The Department of Health has announced the second West Nile virus case of 2008.  The case was confirmed in a Jefferson Parish resident. 

This case is very similar to the first confirmed case of 2008:  both were found during routine screenings for blood donors and both individuals were asymptomatic, which means that they did not show any signs of illness.

While these cases were confirmed outside of the typical West Nile virus season, this fact does not mean that the season will be more active than in past years.  The first case usually appears from the end of June to mid- July.

State Epidemiologist Dr. Raoult Ratard stressed that the detection of these cases proves that the Department of Health and Hospitals’ year-round surveillance system is working.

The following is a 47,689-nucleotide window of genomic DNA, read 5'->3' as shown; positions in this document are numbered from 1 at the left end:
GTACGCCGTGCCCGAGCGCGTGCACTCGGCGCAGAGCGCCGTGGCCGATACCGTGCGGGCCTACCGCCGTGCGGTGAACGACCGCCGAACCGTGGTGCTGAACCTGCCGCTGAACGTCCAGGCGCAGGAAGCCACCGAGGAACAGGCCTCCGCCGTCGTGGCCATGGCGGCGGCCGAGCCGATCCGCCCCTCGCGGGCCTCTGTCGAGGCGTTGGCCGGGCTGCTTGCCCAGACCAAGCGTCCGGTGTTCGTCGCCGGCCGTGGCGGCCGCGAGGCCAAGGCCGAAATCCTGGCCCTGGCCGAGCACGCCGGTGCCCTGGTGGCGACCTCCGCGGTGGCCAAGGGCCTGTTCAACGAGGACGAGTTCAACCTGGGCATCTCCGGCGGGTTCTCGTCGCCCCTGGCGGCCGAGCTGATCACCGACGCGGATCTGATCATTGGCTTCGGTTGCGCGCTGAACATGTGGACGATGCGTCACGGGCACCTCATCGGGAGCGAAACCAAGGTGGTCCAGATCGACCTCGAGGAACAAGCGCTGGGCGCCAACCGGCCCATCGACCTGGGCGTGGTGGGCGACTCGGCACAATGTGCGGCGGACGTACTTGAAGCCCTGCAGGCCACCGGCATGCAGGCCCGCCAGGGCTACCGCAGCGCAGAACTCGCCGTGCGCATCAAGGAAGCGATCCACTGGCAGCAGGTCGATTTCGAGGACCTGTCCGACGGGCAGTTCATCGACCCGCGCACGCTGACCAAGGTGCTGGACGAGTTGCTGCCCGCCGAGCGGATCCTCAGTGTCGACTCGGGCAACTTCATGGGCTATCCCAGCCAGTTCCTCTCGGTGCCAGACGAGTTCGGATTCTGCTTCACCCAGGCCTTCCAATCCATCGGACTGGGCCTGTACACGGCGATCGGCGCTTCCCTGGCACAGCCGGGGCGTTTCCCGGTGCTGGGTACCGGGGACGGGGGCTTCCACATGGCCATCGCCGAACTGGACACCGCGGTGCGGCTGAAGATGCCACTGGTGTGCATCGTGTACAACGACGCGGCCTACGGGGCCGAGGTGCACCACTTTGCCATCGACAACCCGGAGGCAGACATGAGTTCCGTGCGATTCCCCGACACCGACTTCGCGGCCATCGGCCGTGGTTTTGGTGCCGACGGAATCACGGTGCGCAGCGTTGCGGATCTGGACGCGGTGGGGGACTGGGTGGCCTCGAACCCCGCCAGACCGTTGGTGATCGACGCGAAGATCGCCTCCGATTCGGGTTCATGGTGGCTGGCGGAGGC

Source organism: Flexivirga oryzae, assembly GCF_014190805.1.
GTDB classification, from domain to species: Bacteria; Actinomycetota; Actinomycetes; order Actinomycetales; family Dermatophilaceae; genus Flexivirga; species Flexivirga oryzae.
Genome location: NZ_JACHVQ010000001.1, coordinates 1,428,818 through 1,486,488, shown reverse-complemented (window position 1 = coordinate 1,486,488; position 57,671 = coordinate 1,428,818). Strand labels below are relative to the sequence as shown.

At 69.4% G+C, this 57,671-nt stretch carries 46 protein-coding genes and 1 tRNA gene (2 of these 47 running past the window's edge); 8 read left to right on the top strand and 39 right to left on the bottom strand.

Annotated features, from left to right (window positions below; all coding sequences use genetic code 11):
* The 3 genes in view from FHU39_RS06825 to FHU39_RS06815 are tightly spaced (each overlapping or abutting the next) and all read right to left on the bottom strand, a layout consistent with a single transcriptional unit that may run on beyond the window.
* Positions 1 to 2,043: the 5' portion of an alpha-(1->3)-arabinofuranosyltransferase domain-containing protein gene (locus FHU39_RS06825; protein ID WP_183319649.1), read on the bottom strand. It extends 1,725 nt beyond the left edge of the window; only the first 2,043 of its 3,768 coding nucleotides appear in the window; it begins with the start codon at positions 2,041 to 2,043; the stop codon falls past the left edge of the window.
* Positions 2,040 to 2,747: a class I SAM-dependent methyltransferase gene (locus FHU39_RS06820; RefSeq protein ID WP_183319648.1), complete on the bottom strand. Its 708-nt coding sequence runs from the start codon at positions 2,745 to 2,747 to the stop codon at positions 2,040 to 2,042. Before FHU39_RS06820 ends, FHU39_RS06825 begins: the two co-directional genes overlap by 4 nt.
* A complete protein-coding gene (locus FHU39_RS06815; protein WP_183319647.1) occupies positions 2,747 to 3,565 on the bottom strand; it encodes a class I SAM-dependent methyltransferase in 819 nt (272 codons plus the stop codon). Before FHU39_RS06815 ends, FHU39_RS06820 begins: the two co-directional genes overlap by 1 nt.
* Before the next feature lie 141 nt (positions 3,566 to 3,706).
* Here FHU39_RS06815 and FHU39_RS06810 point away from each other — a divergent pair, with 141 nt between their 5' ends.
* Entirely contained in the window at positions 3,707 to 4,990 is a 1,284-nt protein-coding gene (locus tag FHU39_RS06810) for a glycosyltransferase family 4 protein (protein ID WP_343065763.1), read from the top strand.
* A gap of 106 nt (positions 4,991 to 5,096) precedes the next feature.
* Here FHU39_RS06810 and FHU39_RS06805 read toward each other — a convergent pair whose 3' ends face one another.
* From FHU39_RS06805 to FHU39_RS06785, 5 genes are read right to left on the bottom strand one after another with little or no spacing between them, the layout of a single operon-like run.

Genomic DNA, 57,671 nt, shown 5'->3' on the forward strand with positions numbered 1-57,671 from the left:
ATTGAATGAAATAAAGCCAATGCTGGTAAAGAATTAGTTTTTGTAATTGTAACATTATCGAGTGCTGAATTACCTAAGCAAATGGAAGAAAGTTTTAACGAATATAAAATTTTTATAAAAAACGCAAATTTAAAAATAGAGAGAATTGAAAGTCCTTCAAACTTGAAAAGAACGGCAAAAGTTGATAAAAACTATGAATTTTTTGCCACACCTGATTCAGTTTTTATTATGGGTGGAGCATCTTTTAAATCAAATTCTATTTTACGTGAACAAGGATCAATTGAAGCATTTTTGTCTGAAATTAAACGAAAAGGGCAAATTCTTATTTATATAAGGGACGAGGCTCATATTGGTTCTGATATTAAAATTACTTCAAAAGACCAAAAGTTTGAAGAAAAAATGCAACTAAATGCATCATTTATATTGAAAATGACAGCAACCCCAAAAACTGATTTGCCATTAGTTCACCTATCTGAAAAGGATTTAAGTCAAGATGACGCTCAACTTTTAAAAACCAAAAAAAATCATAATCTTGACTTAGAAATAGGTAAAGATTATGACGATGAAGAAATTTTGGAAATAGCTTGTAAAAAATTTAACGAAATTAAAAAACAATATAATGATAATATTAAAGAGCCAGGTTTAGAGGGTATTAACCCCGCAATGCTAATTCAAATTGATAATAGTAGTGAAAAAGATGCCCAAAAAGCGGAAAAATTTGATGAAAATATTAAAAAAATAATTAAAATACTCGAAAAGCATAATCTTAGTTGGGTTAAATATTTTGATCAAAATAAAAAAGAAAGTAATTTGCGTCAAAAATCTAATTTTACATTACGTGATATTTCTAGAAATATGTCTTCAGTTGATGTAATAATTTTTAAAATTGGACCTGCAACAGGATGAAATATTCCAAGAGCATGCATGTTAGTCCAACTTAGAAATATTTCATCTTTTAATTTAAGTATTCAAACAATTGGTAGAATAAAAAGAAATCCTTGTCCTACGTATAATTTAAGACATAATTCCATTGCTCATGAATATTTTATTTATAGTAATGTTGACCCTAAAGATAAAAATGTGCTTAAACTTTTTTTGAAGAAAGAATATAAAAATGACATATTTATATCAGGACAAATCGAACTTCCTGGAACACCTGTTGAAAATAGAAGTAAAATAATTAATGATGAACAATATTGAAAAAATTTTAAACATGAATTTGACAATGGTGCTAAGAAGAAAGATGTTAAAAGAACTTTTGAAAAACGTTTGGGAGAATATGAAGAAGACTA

“Our surveillance system found two cases of the virus outside of the normal season, and in individuals that felt good enough to donate blood,” Dr. Ratard said.  “This is why we monitor the virus year round.”

West Nile virus is spread to humans through mosquito bites.  If a person develops symptoms, the symptoms are flu-like.  In extreme cases, the virus can lead to brain damage or death.  Dr. Ratard says that no matter what the time of year is, and no matter how active the season, citizens are always urged to take precautions to prevent being bitten by mosquitoes.

Make sure your house is mosquito-proofed and has tightly-fitting windows and doors.
In your yard, you should empty any containers filled with water, as these are where mosquitoes breed.
Be sure to wear long pants and sleeves when going outside, and wear mosquito repellent on exposed skin.

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